These beautiful Magpie beans caught our eye this summer. We grow lots of dry beans in the summer for winter soups. We'll be saving our biggest Magpie beans from our healthiest plants to grow next summer.

These beautiful Magpie beans caught our eye this summer. We grow lots of dry beans in the summer for winter soups. We’ll be saving our biggest Magpie beans from our healthiest plants to grow next summer.

Why save your own seeds? Three good reasons:

a. Grow better seeds for your specific environment.

If you become good at seed saving, each new generation of seeds produces plants that are better adapted to your particular growing conditions (soil type, humidity, temperatures, pests & diseases, etc).

b. Create original varieties (for advanced gardeners).

Where do you think all those old amazing heirloom seeds came from? Answer: most of them were bred from gardeners and small farmers who developed and shared their own unique varieties.

You can also breed your own unique varieties if you’d like to.

c. Save your favorites, save money.

You can produce more of your favorite seed varieties rather than having to buy them again. Every seed variety requires somewhat unique seed-saving methods, isolation distance, etc.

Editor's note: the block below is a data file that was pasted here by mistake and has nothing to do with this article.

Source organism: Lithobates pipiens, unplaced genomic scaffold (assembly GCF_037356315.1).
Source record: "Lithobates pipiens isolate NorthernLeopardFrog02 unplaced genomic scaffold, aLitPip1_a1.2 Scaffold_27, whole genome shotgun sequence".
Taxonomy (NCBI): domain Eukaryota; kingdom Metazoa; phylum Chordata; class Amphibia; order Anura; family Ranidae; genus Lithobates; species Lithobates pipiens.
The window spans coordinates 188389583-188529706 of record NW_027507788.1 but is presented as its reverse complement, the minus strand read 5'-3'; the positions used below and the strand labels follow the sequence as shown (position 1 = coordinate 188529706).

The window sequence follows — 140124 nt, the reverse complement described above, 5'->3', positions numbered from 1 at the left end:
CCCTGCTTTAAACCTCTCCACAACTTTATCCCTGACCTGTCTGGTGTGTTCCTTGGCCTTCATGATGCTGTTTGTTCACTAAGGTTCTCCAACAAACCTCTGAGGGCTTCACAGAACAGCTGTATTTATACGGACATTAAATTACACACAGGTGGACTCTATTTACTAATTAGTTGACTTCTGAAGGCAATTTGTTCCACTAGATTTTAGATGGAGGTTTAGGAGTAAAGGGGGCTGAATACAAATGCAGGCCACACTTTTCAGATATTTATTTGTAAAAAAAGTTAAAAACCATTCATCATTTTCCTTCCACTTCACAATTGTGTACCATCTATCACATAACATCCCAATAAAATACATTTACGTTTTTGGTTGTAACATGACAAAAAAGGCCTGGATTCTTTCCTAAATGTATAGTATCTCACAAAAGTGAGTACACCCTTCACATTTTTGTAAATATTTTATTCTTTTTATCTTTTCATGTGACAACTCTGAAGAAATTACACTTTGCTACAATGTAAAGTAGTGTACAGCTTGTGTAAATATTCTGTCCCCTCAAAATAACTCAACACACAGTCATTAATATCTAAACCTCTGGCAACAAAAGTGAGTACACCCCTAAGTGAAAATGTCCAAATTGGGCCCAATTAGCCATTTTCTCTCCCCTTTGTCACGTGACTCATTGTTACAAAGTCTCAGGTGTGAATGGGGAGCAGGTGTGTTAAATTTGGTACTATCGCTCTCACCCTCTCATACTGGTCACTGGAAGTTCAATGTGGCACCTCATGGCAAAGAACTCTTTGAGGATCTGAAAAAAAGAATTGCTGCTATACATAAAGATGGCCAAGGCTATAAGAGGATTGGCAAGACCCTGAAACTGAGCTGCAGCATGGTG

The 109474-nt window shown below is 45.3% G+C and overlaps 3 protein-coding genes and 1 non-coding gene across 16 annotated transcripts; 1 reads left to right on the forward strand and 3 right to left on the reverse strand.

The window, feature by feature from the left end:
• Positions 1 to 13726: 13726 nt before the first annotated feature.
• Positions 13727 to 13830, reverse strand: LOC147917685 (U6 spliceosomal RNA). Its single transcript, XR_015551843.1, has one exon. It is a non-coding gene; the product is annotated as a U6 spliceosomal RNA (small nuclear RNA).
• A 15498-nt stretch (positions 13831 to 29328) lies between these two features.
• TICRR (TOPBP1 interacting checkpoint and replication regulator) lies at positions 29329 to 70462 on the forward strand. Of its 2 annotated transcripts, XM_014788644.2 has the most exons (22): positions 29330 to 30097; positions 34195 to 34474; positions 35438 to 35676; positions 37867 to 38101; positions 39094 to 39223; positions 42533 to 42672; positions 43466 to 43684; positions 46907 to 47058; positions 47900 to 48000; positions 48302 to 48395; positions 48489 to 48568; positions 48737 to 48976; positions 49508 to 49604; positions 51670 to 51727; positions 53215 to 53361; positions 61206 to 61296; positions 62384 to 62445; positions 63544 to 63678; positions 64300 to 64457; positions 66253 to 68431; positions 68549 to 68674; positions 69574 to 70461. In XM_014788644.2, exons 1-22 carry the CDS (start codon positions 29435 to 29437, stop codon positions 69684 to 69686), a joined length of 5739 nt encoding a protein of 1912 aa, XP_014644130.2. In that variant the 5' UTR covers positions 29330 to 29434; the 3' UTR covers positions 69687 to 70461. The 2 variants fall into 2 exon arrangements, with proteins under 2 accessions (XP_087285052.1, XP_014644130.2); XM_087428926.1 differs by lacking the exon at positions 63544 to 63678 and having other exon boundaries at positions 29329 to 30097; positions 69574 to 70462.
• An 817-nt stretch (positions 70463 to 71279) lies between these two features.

Some plants are easy to save seeds from while having them grow true to the parent (examples: peas, beans, and tomatoes). Others require a little more care to make sure they don’t cross-pollinate with nearby relatives (examples: squash, kale, and chicory).

Once you know the basics, seed-saving is surprisingly easy.

4. Start Your First Fall Gardening

In the not-so-distant future, cool weather will be here. Sigh. Or yay! Depends on your perspective…

Personally, we love fall and winter gardening and grow food year round. Most people living in the US can do the same with minimal effort and with no additional resources required.

Nothing adds color to a cold, dreary fall or winter day like a pile of fresh organic produce from the garden!

Nothing adds color to a cold, dreary fall or winter day like a pile of fresh organic produce from the garden!

Garden-ripe organic kale, lettuce, kohlrabi, broccoli, cabbage, winter pea shoots, chicory, parsnips, Brussels sprouts, broccoli… There are as many delicious cool weather crops as there are warm weather crops.

Cool weather also has other benefits: reduced irrigation needs and almost no plant pests and diseases are active. Woohoo!

If you’ve never tried fall or winter gardening before, here are FIVE GrowJourney articles that will help you get growing:

  1. When to start your fall garden seeds
  2. Succession planting in your fall and winter garden for continual harvests
  3. Why, how, and when to use cold frames
  4. Winter gardening with low tunnels (*we love low tunnels – they’re our key to getting harvests on winter days when it’s snowing or in single digit temps)
  5. Winter gardening tips from Master Gardener and Permaculturist, Eliza Holcombe

We hope these tips were helpful! Enjoy the last weeks of summer and all the garden goodies that come with it.